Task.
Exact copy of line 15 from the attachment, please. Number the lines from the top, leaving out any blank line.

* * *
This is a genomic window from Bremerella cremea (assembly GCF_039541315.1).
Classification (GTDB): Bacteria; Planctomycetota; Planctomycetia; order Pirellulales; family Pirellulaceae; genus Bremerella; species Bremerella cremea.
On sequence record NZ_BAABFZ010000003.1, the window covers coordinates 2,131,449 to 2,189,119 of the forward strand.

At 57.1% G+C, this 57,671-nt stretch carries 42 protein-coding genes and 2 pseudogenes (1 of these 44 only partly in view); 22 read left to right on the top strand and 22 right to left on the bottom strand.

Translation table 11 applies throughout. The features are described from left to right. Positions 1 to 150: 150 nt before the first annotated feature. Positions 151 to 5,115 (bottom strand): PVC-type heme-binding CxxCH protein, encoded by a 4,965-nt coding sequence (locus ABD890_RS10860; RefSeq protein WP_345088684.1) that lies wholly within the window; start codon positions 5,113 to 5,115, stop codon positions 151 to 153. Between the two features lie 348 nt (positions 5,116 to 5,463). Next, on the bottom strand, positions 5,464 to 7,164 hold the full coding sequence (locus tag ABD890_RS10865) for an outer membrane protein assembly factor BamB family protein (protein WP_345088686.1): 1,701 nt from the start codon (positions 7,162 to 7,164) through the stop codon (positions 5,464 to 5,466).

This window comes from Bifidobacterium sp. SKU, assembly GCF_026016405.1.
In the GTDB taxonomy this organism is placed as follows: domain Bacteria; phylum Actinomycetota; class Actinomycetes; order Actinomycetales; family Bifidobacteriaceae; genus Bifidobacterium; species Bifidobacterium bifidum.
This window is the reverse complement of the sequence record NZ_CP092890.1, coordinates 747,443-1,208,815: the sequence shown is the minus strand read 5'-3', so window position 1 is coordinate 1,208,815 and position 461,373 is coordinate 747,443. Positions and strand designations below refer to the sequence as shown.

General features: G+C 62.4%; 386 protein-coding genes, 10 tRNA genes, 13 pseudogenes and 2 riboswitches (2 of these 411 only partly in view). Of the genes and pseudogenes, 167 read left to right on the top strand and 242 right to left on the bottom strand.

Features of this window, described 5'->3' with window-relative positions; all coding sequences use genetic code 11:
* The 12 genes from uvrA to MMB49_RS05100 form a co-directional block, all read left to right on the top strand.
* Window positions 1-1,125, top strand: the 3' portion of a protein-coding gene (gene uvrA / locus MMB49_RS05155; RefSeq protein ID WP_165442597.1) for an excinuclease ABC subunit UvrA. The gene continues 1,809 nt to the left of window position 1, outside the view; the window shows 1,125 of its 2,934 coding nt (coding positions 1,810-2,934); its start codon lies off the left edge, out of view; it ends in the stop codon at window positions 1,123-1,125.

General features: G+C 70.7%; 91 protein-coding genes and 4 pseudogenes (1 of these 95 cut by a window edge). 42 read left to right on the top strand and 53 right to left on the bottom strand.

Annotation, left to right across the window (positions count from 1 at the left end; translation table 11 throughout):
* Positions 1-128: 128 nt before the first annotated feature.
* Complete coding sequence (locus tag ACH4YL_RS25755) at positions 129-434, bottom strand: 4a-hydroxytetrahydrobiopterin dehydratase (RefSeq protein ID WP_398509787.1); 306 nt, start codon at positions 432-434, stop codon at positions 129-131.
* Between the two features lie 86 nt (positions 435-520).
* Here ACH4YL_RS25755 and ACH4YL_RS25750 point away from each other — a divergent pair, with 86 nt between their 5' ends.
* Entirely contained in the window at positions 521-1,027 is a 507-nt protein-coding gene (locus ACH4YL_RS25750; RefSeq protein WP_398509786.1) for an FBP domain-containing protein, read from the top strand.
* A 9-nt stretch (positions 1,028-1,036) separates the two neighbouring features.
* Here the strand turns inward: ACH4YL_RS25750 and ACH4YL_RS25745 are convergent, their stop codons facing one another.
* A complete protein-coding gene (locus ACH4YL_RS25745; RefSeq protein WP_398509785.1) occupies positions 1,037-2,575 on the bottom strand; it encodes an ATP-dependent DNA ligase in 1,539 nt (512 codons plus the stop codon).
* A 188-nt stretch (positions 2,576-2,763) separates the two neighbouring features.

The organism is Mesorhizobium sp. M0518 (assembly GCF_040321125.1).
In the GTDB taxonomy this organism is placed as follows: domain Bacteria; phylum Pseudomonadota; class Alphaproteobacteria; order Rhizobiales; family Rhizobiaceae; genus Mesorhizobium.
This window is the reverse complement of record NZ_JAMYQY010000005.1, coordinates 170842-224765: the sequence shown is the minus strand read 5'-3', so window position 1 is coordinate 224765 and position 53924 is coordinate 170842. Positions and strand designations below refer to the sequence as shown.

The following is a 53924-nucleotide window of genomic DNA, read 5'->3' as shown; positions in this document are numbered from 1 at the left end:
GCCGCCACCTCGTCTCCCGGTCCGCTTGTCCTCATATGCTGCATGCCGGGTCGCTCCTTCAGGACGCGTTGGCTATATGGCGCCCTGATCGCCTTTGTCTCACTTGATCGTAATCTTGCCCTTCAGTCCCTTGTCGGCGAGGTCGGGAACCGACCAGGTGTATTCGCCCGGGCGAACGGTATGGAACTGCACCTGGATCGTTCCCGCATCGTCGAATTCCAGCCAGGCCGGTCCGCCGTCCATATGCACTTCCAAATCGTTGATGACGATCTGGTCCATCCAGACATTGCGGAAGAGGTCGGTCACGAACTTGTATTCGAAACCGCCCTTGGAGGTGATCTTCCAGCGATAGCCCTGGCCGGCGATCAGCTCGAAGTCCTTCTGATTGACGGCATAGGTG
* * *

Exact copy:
* Positions 1-128: 128 nt before the first annotated feature.